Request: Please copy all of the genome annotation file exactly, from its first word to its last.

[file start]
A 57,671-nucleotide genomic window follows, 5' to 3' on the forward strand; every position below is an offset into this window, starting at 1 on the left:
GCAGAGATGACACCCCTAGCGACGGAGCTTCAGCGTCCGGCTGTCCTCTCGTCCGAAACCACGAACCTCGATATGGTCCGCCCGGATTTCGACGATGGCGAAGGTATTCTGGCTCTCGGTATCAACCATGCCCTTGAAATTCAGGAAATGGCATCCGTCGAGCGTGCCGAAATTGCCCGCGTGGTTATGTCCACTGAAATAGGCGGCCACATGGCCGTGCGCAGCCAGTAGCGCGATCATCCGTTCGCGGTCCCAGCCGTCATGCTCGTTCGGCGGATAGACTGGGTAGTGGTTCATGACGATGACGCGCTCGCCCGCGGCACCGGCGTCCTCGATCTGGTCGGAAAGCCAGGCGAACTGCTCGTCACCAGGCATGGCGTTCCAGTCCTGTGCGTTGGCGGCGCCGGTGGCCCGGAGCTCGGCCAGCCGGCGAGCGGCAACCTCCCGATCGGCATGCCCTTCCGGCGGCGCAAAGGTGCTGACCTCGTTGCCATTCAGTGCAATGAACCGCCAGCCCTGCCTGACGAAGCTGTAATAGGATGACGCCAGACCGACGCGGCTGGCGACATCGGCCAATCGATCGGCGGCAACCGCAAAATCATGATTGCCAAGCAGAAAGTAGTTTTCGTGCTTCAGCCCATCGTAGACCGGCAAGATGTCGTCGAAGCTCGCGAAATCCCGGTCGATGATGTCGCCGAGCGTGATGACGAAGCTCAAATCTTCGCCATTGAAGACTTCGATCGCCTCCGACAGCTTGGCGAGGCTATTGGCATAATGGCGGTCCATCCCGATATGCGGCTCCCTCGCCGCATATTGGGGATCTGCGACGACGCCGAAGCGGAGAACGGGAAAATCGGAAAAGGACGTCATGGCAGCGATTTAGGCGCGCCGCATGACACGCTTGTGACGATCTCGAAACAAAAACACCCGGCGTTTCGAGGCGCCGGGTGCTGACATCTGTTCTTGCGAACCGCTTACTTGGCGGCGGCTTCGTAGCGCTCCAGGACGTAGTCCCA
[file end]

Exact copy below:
A 57,671-nucleotide genomic window follows, 5' to 3' on the forward strand; every position below is an offset into this window, starting at 1 on the left:
GCAGAGATGACACCCCTAGCGACGGAGCTTCAGCGTCCGGCTGTCCTCTCGTCCGAAACCACGAACCTCGATATGGTCCGCCCGGATTTCGACGATGGCGAAGGTATTCTGGCTCTCGGTATCAACCATGCCCTTGAAATTCAGGAAATGGCATCCGTCGAGCGTGCCGAAATTGCCCGCGTGGTTATGTCCACTGAAATAGGCGGCCACATGGCCGTGCGCAGCCAGTAGCGCGATCATCCGTTCGCGGTCCCAGCCGTCATGCTCGTTCGGCGGATAGACTGGGTAGTGGTTCATGACGATGACGCGCTCGCCCGCGGCACCGGCGTCCTCGATCTGGTCGGAAAGCCAGGCGAACTGCTCGTCACCAGGCATGGCGTTCCAGTCCTGTGCGTTGGCGGCGCCGGTGGCCCGGAGCTCGGCCAGCCGGCGAGCGGCAACCTCCCGATCGGCATGCCCTTCCGGCGGCGCAAAGGTGCTGACCTCGTTGCCATTCAGTGCAATGAACCGCCAGCCCTGCCTGACGAAGCTGTAATAGGATGACGCCAGACCGACGCGGCTGGCGACATCGGCCAATCGATCGGCGGCAACCGCAAAATCATGATTGCCAAGCAGAAAGTAGTTTTCGTGCTTCAGCCCATCGTAGACCGGCAAGATGTCGTCGAAGCTCGCGAAATCCCGGTCGATGATGTCGCCGAGCGTGATGACGAAGCTCAAATCTTCGCCATTGAAGACTTCGATCGCCTCCGACAGCTTGGCGAGGCTATTGGCATAATGGCGGTCCATCCCGATATGCGGCTCCCTCGCCGCATATTGGGGATCTGCGACGACGCCGAAGCGGAGAACGGGAAAATCGGAAAAGGACGTCATGGCAGCGATTTAGGCGCGCCGCATGACACGCTTGTGACGATCTCGAAACAAAAACACCCGGCGTTTCGAGGCGCCGGGTGCTGACATCTGTTCTTGCGAACCGCTTACTTGGCGGCGGCTTCGTAGCGCTCCAGGACGTAGTCCCA